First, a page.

. . ."Breathe easily into the belly, not the chest. Let your stomach expand as you inhale, and consciously contract the transversus (abdominals) during exhalation. This means your stomach will relax during the inhalation and be "pulled in" during the exhalation. It feels different and uncomfortable when first beginning. It will eventually become natural and automatic." (Sova)….
Rapid, shallow upper chest breathing elicits a sympathetic nervous system response. (Sova) Many clients report "fibro-fog" after days of increased stress. We breathe faster under stress and that may cause hyperventilation, which can affect the blood chemistry and affect the thinking process. Hyperventilation may also cause fibromyalgia clients to be "obsessed" with various thoughts (Starlanyl).
Learning appropriate breathing intimately affects overall feelings of well being because it elicits a parasympathetic nervous system response.
Through experience I have learned to avoid using two words with fibromyalgia clients. They are "relax" and "exercise".
If you tell a fibromyalgia client to relax they’ll try as hard as they can to do so. We don’t want them to try hard, we want them to just "let go". . . In Ai Chi the words ‘surrender’ and ‘collapse’ are used. Those may work for you.
Exercise is a word with negative connotations for most clients with fibromyalgia, especially if they’ve had land therapy. Tell clients that rather than exercising they’re learning how to move as effortlessly as possible. . .
. . . . Fibromyalgia clients need to give up control.
Sessions progress as clients are able to avoid excessive muscle recruitment during simple activities (such as walking forward, backward, sideways, diagonaling forward to the right or left, or back to right or left). At that point add turbulence when a direction of walking or limb movement is changed. Determine if they’re able to release initial increased muscle tension in response to turbulence. If they are successful with this you can start using resistant or buoyant devices.. . .
Stretching should be added. Monitor and verbally assist the clients as they stretch. . . .
As fibromyalgia clients further progress I begin introducing Feldenkrais techniques in water as taught by Debbie Ashton. . . .
Performance of PNF patterns is also helpful in relearning more appropriate patterns of movement.
Ai Chi allows slow movement synchronized with diaphragmatic breathing. At the same time Ai Chi creates a state of relaxed focus during performance.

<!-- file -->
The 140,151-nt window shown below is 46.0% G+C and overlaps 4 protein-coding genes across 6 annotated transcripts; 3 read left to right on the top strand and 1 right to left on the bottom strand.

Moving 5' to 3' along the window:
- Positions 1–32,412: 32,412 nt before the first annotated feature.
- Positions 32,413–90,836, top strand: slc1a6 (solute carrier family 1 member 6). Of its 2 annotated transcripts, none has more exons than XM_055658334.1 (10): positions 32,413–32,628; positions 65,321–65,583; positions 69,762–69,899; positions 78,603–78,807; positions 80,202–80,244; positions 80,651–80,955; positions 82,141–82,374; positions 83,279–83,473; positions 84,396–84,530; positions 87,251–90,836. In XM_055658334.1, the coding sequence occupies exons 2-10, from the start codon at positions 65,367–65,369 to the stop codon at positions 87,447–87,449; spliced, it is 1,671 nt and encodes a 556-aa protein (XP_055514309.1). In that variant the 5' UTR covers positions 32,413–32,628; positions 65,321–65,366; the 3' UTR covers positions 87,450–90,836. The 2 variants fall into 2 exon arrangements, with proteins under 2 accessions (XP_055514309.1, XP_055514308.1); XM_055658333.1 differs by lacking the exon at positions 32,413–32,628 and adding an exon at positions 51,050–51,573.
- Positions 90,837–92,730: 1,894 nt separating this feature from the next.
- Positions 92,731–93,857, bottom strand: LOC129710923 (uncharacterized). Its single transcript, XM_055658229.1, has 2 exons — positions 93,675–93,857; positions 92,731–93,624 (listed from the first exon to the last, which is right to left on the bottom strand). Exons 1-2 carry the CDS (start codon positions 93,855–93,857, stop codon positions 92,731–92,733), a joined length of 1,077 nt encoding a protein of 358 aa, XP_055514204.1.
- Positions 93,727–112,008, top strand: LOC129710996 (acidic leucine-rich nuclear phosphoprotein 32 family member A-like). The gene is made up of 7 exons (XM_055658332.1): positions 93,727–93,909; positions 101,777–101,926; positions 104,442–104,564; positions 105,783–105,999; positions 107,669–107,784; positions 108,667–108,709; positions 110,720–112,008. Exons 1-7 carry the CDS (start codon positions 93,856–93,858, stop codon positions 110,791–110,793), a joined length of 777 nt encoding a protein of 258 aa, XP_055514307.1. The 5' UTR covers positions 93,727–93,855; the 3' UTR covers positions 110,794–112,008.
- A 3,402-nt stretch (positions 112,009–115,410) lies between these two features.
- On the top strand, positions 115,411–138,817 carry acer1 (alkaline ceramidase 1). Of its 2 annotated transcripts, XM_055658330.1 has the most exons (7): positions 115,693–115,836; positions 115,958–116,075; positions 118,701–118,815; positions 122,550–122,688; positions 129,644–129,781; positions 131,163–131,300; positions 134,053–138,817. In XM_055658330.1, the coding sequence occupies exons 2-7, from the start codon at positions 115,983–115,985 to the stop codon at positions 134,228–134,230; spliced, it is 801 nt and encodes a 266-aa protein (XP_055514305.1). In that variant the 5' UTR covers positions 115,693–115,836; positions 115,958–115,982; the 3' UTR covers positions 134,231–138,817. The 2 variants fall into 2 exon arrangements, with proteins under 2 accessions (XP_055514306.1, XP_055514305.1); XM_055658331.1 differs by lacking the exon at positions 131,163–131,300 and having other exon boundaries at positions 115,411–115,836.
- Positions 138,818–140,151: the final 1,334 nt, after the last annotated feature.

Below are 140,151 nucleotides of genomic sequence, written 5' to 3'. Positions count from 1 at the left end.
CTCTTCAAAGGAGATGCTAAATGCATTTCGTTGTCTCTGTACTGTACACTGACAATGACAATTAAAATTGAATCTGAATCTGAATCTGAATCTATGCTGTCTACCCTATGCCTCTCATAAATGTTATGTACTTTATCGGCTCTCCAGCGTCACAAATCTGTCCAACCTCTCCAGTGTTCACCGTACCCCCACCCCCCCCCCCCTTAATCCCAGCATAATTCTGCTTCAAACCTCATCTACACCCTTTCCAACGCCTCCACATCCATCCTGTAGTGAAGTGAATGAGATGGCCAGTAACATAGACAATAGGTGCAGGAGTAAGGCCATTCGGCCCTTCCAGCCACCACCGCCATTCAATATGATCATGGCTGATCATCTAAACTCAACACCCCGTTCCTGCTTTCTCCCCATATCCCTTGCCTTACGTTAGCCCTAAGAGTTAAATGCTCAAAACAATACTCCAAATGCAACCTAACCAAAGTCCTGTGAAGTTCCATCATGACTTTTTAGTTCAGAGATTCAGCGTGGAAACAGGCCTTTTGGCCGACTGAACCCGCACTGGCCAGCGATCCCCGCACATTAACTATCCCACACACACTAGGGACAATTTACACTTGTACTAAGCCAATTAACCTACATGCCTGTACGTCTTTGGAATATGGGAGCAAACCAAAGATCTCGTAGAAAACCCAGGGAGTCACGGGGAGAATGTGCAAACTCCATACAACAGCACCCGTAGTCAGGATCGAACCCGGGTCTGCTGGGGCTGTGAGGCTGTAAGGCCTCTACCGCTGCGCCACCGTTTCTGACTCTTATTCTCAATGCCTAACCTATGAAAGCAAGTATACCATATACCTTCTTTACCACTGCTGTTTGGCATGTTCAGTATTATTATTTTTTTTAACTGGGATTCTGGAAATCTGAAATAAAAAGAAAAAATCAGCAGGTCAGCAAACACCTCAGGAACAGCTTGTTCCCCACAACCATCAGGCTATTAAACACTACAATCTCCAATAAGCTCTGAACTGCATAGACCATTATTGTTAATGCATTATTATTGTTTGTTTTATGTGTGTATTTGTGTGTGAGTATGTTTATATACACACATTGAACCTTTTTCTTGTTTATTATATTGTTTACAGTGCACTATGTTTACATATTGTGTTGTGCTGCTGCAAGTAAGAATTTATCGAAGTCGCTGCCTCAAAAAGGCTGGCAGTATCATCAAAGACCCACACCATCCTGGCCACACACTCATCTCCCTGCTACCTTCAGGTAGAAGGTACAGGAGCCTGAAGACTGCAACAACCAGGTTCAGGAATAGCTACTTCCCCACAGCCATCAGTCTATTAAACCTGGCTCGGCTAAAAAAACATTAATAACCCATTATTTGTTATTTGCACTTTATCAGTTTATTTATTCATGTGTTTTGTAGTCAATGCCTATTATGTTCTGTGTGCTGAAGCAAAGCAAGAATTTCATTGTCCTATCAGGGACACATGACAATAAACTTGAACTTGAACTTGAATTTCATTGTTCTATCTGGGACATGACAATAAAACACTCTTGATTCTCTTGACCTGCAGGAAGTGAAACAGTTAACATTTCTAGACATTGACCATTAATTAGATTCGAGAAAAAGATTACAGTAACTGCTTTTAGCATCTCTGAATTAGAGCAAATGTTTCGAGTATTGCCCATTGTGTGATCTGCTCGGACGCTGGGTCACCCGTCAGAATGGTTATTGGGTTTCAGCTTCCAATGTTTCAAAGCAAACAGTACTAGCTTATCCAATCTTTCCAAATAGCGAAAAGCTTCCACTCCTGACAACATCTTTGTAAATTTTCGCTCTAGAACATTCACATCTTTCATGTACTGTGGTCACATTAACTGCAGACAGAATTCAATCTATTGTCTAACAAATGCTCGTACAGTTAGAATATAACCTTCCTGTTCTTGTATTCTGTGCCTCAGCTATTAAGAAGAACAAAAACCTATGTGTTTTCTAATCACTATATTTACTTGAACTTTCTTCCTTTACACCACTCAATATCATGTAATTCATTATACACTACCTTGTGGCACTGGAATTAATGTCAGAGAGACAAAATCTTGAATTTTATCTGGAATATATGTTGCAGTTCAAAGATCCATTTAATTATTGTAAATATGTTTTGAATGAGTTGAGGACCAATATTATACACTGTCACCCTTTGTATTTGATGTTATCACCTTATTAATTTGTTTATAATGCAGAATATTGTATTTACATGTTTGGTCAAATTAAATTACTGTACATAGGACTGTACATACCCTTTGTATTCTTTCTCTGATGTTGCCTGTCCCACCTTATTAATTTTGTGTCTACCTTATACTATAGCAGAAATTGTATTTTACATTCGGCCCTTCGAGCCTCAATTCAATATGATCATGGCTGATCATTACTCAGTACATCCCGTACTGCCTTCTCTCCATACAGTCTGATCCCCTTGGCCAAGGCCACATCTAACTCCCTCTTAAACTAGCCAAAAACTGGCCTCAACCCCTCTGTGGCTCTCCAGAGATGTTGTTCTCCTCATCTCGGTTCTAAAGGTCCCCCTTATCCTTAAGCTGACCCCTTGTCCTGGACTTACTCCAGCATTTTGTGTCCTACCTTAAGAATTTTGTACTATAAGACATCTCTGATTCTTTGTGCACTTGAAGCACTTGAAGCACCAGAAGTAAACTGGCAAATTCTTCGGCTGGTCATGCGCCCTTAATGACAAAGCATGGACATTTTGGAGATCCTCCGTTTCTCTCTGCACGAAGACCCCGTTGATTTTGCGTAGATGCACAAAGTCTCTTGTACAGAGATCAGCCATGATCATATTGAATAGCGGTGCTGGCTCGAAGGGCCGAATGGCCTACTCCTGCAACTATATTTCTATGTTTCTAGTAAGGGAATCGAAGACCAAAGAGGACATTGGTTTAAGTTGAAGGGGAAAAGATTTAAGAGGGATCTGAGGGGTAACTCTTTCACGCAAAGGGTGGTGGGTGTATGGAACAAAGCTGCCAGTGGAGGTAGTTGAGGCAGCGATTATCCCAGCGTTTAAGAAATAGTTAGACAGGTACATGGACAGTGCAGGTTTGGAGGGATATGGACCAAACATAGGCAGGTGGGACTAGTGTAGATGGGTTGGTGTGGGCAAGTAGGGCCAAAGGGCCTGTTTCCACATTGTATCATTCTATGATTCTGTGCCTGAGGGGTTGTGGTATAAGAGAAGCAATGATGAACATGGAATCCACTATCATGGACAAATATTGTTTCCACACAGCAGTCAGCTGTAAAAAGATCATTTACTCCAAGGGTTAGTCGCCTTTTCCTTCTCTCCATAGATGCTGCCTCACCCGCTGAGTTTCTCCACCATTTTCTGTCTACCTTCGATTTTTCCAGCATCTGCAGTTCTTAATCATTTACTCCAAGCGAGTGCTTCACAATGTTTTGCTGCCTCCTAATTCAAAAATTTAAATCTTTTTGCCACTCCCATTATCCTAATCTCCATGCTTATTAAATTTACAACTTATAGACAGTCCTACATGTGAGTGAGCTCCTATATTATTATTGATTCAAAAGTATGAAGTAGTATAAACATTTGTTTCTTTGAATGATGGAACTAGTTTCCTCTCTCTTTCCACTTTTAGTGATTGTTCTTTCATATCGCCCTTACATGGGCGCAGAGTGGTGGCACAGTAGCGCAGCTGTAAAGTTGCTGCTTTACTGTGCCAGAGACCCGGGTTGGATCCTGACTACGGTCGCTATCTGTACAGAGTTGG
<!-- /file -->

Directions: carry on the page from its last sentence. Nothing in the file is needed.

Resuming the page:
Incorporation of an unpredictable command format for other movements helps the client learn how to change movement performance without going into excessive muscle recruitment, and then subsequently maintaining it. . . .
. . .dare them to set aside forty-five minutes to one hour a day to do whatever they wish (which may be absolutely nothing) without allowing in-person or phone interruptions. . .
What happens after the one-on-one aquatic therapy comes to an end? I recommend clients continue with either a home or group arthritis or walking aquatic program. . . .
. . .Our job is not to judge these people but to accept that our efforts may not work for everyone.
The ‘Feel’ of the Session
I cannot emphasize enough the role of good-natured humor during one-on-one therapy or rehab. . . .
During a fibromyalgia session, I play soothing music. . .
In summary, the first goals with fibromyalgia clients are increasing their awareness and control. The awareness is of inappropriate and excessive muscle recruitment when performing functionally. Control means substituting more appropriate muscle recruitment during physical performance and/or in reaction to mental and emotionally charged scenarios. From there progression to resistive exercises can be initiated without reinforcing unnecessary and/or excessive muscle recruitment patterns. The progression varies with each client. So does the degree of success. However, I can say that none of these clients leave therapy ‘unchanged.’ After the first session, most demonstrate a facial expression reflecting a new sense of realization about themselves and the condition that they have.